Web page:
© Pattadis Walarput | iStockphoto

Emerging data states that powdery mildew (PM) and the availability of fungicides that prevent or control it are major concerns in cultivation. Given the cannabis plant’s susceptibility to powdery mildew infection, the first line of defense must focus on prevention.

Prevention begins with the design of the facility or greenhouse, efficient standardized operating procedures and pest-management protocols that can be implemented on a large scale. Here are some considerations and tips to stop a PM outbreak before it happens.

1. Introduce Clean Genetics/Clones Only From Trusted Sources

Without taking proper preventative steps, plants are susceptible to PM infections, as seen here.
Photo by Kenneth Morrow

When purchasing clones, take specimens to a lab to confirm there is no powdery mildew present and that no banned chemicals (such as myclobutanil) have been applied. You must do this step with every plant before it’s introduced into your facility. A quarantined environment that is compartmentalized and sterile must be employed to ensure that all new specimens of plants receive a clean bill of health before entering the facility (more on this below). Otherwise, you risk infection.

2. Decontaminate Tissue Cultures and Clones

Tissue-culture growers sterilize specimens prior to installation by utilizing bleach, alcohol, soap and purified pH-adjusted water. They mix one part bleach with nine parts distilled water and repeat the formula with alcohol, phosphorous-free soap, and a final rinse with water with a pH of 7 or above-each in their separate containers. They briefly submerge the plant material in the bleach cleaner, then remove and rinse it in the pH-adjusted water, then move it to the alcohol cleaner, then rinse again.

The same method can be employed to clean or wash plants before they enter the quarantine area. Some plants may only tolerate half-strength washing-as the method of using stronger solution ratios can be detrimental to young plant tissue. But typically, cultivators may add between 5-percent and 10-percent additive to the distilled water. The final rinse solution can also include 1-percent to 2-percent sodium bicarbonate (baking soda) as a mold inhibitor while plants are in quarantine. In case any plants turn up infected, the proliferation and environment contamination will be minimized.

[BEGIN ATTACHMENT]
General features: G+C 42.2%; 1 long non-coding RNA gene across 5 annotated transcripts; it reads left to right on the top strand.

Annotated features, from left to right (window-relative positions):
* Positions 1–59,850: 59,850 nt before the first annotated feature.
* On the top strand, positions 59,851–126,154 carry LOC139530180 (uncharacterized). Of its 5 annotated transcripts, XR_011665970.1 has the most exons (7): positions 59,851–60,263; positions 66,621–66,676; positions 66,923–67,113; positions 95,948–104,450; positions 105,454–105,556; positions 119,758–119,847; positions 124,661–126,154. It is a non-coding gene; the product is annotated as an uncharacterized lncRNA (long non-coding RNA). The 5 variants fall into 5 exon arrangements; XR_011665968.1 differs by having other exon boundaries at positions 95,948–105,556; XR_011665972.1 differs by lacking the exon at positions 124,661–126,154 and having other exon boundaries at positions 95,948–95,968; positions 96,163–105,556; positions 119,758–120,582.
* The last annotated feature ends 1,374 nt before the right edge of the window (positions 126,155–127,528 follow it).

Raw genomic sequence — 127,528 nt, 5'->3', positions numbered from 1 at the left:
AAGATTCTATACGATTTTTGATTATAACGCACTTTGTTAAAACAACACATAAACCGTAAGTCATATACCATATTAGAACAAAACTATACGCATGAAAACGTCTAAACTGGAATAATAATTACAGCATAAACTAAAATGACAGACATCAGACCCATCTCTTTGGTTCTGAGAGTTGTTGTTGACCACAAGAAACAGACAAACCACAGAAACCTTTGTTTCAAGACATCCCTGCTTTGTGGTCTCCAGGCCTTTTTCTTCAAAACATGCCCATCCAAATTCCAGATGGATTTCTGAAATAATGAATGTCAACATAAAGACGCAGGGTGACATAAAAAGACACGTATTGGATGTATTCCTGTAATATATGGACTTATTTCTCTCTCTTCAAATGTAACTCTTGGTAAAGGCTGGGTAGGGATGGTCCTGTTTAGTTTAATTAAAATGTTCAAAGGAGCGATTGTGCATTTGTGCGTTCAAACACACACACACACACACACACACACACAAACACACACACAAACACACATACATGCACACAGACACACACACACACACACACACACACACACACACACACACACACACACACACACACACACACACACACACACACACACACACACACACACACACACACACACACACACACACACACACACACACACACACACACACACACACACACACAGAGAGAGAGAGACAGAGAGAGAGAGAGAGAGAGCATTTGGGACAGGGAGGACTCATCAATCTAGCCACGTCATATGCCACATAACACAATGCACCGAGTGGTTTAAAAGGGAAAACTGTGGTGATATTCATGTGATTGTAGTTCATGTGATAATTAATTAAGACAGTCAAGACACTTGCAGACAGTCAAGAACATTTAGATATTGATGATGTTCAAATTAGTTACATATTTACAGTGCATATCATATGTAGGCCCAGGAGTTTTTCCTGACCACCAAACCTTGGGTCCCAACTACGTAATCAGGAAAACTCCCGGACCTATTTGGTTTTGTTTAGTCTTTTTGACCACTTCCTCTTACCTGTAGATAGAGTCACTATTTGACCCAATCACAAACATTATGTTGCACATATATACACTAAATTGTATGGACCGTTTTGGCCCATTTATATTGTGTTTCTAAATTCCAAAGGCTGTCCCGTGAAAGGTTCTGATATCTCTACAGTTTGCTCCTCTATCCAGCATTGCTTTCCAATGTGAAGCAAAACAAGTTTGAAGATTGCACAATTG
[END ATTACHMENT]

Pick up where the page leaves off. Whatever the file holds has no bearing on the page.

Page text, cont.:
3. Create Positive Air-Pressurized Environments

A positive-air environment means that you have forced air into the grow area so that when a door is opened, air is forced out that door rather than in, possibly carrying diseases and pests into the facility. You can use a differential pressure gauge to see if a given environment is positively or negatively pressurized.

4. Ensure Proper Airflow

Excessive wind speed is detrimental in that it can damage leaves and break branches, plants and young plant tissue. Inadequate airflow also presents a host of problems that can lead to powdery mildew outbreaks. Stagnant air loses CO2, while temperature and humidity rise. Hot, humid air typically rises. And in improperly ventilated environments, this creates a perfect scenario for powdery mildew proliferation. Lack of airflow between plants is also detrimental in that the plants transpire moisture out of their leaves, which contributes to environmental moisture levels. Combine elevated moisture levels between plants, as well as depleted CO2 and oxygen levels at the plant leaf canopy and root zone, and you have a recipe for disaster.

A constant, 13-mph, temperature-controlled, humidity-controlled, and oxygen- and CO2-rich breeze is preferred to avoid dead air zones.

5. Filter and Sterilize Incoming Air

High efficiency particulate air (HEPA) filtration should be employed for all incoming air in both indoor and greenhouse environments. All air must be filtered to eliminate the possibility of powdery mildew spores from entering the facility. Be sure to meticulously maintain your filtration systems.